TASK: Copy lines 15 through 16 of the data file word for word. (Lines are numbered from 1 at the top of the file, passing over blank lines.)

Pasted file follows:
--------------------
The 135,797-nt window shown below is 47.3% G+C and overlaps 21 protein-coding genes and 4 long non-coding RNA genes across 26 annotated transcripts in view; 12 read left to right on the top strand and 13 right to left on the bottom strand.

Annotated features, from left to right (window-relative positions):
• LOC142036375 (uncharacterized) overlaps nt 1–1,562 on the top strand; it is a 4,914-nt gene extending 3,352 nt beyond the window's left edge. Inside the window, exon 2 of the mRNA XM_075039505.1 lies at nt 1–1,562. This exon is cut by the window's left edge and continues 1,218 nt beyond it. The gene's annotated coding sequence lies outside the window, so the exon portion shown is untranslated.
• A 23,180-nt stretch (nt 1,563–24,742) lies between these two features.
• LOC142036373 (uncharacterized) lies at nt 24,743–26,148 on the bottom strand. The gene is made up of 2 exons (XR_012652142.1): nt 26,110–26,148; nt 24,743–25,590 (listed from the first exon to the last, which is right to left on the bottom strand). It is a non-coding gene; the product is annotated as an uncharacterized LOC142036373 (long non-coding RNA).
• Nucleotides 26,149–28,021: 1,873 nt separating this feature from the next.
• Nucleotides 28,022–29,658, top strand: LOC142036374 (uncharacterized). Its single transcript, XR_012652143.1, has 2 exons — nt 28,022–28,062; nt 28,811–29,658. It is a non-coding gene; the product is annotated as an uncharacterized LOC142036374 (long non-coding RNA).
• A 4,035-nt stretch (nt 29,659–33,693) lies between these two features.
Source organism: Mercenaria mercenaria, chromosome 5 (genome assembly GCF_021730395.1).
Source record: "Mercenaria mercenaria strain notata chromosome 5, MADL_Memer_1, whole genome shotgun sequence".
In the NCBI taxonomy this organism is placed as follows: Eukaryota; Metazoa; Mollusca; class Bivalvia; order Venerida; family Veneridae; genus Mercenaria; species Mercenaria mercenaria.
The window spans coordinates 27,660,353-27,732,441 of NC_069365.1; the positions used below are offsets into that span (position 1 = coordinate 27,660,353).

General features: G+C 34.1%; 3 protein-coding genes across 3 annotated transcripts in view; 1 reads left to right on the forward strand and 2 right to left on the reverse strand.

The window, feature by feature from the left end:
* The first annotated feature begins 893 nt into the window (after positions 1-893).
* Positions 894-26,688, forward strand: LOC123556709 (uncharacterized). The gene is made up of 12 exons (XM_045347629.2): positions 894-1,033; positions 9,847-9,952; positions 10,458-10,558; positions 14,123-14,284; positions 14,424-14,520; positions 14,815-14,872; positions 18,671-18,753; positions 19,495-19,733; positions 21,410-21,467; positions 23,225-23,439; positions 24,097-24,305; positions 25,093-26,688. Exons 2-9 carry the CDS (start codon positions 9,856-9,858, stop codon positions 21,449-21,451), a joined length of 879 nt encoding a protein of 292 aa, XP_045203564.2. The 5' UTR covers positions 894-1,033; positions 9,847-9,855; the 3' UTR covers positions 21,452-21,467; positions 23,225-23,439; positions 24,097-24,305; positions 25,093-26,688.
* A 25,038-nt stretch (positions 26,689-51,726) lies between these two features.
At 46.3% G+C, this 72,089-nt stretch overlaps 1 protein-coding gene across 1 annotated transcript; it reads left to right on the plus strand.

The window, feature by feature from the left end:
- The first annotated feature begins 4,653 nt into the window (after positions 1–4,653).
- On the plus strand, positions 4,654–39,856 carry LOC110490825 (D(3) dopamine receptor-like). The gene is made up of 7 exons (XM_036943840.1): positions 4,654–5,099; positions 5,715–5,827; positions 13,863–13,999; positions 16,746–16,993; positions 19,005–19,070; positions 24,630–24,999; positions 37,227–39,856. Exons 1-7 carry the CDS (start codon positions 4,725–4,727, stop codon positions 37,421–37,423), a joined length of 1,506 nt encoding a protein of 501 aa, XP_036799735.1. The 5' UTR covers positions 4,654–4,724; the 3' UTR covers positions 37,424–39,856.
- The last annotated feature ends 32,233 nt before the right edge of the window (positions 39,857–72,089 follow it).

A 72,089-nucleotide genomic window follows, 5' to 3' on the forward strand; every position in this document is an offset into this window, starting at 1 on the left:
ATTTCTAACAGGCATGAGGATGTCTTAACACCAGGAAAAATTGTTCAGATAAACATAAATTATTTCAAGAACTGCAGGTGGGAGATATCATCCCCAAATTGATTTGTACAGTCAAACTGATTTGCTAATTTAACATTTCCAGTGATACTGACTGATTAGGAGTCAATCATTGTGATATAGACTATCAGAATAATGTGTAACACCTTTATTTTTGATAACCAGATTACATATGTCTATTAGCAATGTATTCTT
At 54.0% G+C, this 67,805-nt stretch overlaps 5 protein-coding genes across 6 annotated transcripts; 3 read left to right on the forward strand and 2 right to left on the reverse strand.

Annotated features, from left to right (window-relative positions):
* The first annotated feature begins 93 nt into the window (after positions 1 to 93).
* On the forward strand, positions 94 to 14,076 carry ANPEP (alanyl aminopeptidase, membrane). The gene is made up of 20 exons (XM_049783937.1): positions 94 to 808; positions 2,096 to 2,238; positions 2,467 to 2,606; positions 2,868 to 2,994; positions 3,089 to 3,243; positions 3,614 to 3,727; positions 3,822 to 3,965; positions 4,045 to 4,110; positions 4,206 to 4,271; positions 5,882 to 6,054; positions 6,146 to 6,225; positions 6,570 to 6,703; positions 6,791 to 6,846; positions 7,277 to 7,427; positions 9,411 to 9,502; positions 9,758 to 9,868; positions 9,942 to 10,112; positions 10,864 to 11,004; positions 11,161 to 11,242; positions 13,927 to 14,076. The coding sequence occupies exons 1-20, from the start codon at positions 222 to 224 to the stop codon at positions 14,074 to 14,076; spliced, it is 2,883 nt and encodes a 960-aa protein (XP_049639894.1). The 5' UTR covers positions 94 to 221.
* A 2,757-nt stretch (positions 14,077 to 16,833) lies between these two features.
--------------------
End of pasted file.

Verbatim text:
* The first annotated feature begins 893 nt into the window (after positions 1-893).
* Positions 894-26,688, forward strand: LOC123556709 (uncharacterized). The gene is made up of 12 exons (XM_045347629.2): positions 894-1,033; positions 9,847-9,952; positions 10,458-10,558; positions 14,123-14,284; positions 14,424-14,520; positions 14,815-14,872; positions 18,671-18,753; positions 19,495-19,733; positions 21,410-21,467; positions 23,225-23,439; positions 24,097-24,305; positions 25,093-26,688. Exons 2-9 carry the CDS (start codon positions 9,856-9,858, stop codon positions 21,449-21,451), a joined length of 879 nt encoding a protein of 292 aa, XP_045203564.2. The 5' UTR covers positions 894-1,033; positions 9,847-9,855; the 3' UTR covers positions 21,452-21,467; positions 23,225-23,439; positions 24,097-24,305; positions 25,093-26,688.